Image source: transCam, "Internet", October 6, 2005, Flickr, CC-BY-NC-ND 2.0

  • - 2020-10-07 -

    Facial recognition is a highly controversial technology that is transforming border crossings around the world by fuelling an unprecedented level of surveillance & too-often racially biased automated processing of travellers. In a report released today [overview], CIPPIC documents the rapid adoption of facial recognition technologies at borders while outlining its intrusive potential and propensity for being repurposed. Facial recognition can surreptitiously identify individuals from a distance and from any live or historical image, posing a serious threat to real-world and online anonymity. Facial recognition is becoming embedded in all aspects of border crossings driven by an attempt to process travellers more efficiently and securely. But members of marginalized communities are often most heavily impacted when the technology goes awry, as some demographic groups experience far higher error rates than the general population due to lingering biases. Around the world, facial recognition systems whose creation was justified in the border control context have been repurposed for law enforcement, national security agencies, traffic safety officials, administrative agencies and even the private sector.

    Our current legal framework is simply too outdated and lacking in clear safeguards to mitigate the more problematic elements of facial recognition systems. The report therefore recommends a moratorium on the adoption of facial recognition systems at our borders, and a publicly transparent reassessment of existing systems in Canada.

    The report, entitled "Facial Recognition at a Crossroads: Transformation at our Borders & Beyond", was finalized with assistance from Rachel Kuchma, William Burke, Ryan Mosoff and Emily Kim. An accompanying Overview document excerpts key aspects of the core report.

    Image credit: Josef Čapek, Hlava (1913), Wikimedia Commons.

  • - 2020-07-17 -

    CIPPIC and OpenMedia filed comments calling on the CRTC to adopt robust regulatory measures necessary to reverse Canada's broken mobile ecosystem. Canadian mobile service providers such as Bell and TELUS extract some of the highest revenues in the world, and the correspondingly high retail costs have prevented Canadians from realizing the full potential of mobile connectivity.

    As our submissions to this proceeding painstakingly document, Canada's mobile retail costs are prohibitively high by global comparative standards. Canadians pay more per GB of mobile data than almost any other OECD or EU country. The amount of revenues Canadian mobile providers extracts from each customer is also world leading, and this impacts heavily on Canadians, who do not make full use of their mobile devices or are priced out of mobile connectivity altogether. On that front, Canada has fewer mobile subscribers on a per capita basis than the vast majority of OECD countries, and Canadians use barely one half the amount of mobile data as the average OECD country. Canada continues to fall further behind in terms of both adoption and data usage.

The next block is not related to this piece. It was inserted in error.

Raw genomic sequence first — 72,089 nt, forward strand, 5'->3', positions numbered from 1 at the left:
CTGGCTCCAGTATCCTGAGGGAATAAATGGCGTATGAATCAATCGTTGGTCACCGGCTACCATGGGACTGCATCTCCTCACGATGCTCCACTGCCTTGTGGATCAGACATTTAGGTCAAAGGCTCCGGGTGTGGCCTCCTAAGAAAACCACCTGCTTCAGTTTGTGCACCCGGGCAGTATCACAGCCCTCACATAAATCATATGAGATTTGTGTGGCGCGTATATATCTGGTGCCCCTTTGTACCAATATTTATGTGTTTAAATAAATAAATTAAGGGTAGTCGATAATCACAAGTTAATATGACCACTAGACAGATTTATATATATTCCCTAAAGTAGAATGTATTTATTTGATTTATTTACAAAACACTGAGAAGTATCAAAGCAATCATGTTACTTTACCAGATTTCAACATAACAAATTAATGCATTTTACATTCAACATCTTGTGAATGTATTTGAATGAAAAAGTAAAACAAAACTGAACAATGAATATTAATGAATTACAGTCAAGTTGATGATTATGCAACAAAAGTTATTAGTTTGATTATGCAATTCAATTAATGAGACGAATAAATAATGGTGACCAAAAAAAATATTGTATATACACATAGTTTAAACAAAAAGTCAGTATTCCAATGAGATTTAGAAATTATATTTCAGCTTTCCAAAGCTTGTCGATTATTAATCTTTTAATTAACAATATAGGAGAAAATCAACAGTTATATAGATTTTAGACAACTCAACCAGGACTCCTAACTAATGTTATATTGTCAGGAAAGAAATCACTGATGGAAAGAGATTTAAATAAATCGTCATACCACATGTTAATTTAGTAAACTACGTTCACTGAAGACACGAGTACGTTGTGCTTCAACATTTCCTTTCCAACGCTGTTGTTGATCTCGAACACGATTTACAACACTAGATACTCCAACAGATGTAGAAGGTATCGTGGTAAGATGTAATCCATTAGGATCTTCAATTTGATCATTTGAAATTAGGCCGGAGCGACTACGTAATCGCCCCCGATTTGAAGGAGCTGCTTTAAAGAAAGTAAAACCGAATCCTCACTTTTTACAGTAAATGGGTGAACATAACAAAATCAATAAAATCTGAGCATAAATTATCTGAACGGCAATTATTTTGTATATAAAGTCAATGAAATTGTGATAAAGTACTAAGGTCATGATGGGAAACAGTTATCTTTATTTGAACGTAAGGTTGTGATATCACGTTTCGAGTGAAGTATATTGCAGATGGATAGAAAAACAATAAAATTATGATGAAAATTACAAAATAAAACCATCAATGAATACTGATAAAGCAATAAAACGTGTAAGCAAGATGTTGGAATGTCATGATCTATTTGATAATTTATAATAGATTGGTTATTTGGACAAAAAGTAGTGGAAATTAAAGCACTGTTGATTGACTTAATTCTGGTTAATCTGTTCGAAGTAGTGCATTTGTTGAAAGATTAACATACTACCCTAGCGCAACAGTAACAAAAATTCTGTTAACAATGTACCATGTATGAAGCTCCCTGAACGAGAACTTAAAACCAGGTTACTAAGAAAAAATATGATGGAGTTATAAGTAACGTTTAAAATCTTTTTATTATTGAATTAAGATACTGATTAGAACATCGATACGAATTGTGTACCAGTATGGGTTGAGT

These trends have been indicative of the Canadian mobile market for years, and a robust regulatory response is required. In our final comments to this proceeding, we call upon the CRTC to mandate a wholesale regime that would allow Virtual Network Operators (MVNOs) to provide mobile connectivity over incumbent service providers networks. This will allow for an infusion of competition, while ensuring that incumbent providers are well compensated for the use of their networks. CIPPIC and OpenMedia also called on the Commission to mandate affordable mobile plans with at least 4 GB of monthly data.

    Image Source: Falcon Photography, "The New Golden Xperia Z5", Flickr, March 15, 2016, CC-BY 2.0

  • - 2020-07-08 -

    USMCA Report Cover CIPPIC and the Harvard Cyberlaw Clinic are excited to release a report today on the impact of the new United States-Mexico-Canada Agreement (USMCA) on intermediary liability laws in North America. Click here to download the report.

    Article 19.17 of the new USMCA contains provisions modeled on Section 230 of the U.S. Communications Decency Act that protect platforms like Facebook and Google from being held liable for harmful or unlawful content posted by their users. While the liability shield the USMCA provides is quite similar to CDA § 230, the provisions differ in that the USMCA permits courts to order injunctions requiring platforms to take down content.

    Given the ongoing debate in the U.S. regarding the future of CDA § 230, our report suggests that the USMCA’s approach to intermediary liability could serve as a model for amending CDA § 230, given the balance the USMCA strikes between addressing online harms and protecting platforms.

    Our report also outlines how current Canadian intermediary liability laws are inconsistent with the USMCA, as are some recent proposals advanced in Canada to hold social media companies liable for the content they host. Correspondingly, we recommend that careful consideration be given by federal and provincial parliamentarians to introducing legislation to align Canadian law with the USMCA, and that clarifies whether Canadian and third-country intermediaries are entitled to the protections provided by the USMCA.

    Our report is the product of an unprecedented cross-border collaboration between technology law clinics in Canada and the United States on a legal issue of significance to citizens of both countries. We hope to expand the coverage of our report to include Mexico in the near future.